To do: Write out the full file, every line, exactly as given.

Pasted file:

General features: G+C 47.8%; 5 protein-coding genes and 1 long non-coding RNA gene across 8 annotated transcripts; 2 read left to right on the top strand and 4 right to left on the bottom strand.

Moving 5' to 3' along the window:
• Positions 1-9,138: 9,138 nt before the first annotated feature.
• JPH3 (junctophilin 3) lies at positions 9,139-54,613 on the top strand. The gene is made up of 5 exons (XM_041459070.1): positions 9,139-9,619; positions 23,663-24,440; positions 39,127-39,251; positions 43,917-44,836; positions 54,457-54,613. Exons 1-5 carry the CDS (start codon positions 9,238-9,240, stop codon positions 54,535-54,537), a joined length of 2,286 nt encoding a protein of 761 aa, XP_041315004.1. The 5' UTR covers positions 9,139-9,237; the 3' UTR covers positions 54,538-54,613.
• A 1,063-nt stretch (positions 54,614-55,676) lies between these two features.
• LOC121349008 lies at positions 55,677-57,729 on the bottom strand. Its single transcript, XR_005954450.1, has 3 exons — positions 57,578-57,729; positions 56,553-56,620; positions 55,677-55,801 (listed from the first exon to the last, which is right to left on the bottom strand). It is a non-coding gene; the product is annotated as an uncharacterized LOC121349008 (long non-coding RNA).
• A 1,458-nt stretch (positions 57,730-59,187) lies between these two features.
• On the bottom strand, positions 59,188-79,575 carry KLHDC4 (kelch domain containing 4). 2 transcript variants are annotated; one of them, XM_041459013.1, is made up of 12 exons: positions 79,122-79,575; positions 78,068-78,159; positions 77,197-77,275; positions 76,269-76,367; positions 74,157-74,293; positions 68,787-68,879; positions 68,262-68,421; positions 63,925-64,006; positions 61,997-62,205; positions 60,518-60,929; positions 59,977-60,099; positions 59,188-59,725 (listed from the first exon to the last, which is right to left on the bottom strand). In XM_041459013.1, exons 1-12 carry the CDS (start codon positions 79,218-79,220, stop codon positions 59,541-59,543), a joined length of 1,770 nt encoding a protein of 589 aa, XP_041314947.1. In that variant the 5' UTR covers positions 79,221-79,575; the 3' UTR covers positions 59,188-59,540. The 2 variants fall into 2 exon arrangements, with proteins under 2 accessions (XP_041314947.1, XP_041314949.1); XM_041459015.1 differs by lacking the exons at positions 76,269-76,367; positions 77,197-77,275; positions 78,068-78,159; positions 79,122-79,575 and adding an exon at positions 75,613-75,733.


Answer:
General features: G+C 47.8%; 5 protein-coding genes and 1 long non-coding RNA gene across 8 annotated transcripts; 2 read left to right on the top strand and 4 right to left on the bottom strand.

Moving 5' to 3' along the window:
• Positions 1-9,138: 9,138 nt before the first annotated feature.
• JPH3 (junctophilin 3) lies at positions 9,139-54,613 on the top strand. The gene is made up of 5 exons (XM_041459070.1): positions 9,139-9,619; positions 23,663-24,440; positions 39,127-39,251; positions 43,917-44,836; positions 54,457-54,613. Exons 1-5 carry the CDS (start codon positions 9,238-9,240, stop codon positions 54,535-54,537), a joined length of 2,286 nt encoding a protein of 761 aa, XP_041315004.1. The 5' UTR covers positions 9,139-9,237; the 3' UTR covers positions 54,538-54,613.
• A 1,063-nt stretch (positions 54,614-55,676) lies between these two features.
• LOC121349008 lies at positions 55,677-57,729 on the bottom strand. Its single transcript, XR_005954450.1, has 3 exons — positions 57,578-57,729; positions 56,553-56,620; positions 55,677-55,801 (listed from the first exon to the last, which is right to left on the bottom strand). It is a non-coding gene; the product is annotated as an uncharacterized LOC121349008 (long non-coding RNA).
• A 1,458-nt stretch (positions 57,730-59,187) lies between these two features.
• On the bottom strand, positions 59,188-79,575 carry KLHDC4 (kelch domain containing 4). 2 transcript variants are annotated; one of them, XM_041459013.1, is made up of 12 exons: positions 79,122-79,575; positions 78,068-78,159; positions 77,197-77,275; positions 76,269-76,367; positions 74,157-74,293; positions 68,787-68,879; positions 68,262-68,421; positions 63,925-64,006; positions 61,997-62,205; positions 60,518-60,929; positions 59,977-60,099; positions 59,188-59,725 (listed from the first exon to the last, which is right to left on the bottom strand). In XM_041459013.1, exons 1-12 carry the CDS (start codon positions 79,218-79,220, stop codon positions 59,541-59,543), a joined length of 1,770 nt encoding a protein of 589 aa, XP_041314947.1. In that variant the 5' UTR covers positions 79,221-79,575; the 3' UTR covers positions 59,188-59,540. The 2 variants fall into 2 exon arrangements, with proteins under 2 accessions (XP_041314947.1, XP_041314949.1); XM_041459015.1 differs by lacking the exons at positions 76,269-76,367; positions 77,197-77,275; positions 78,068-78,159; positions 79,122-79,575 and adding an exon at positions 75,613-75,733.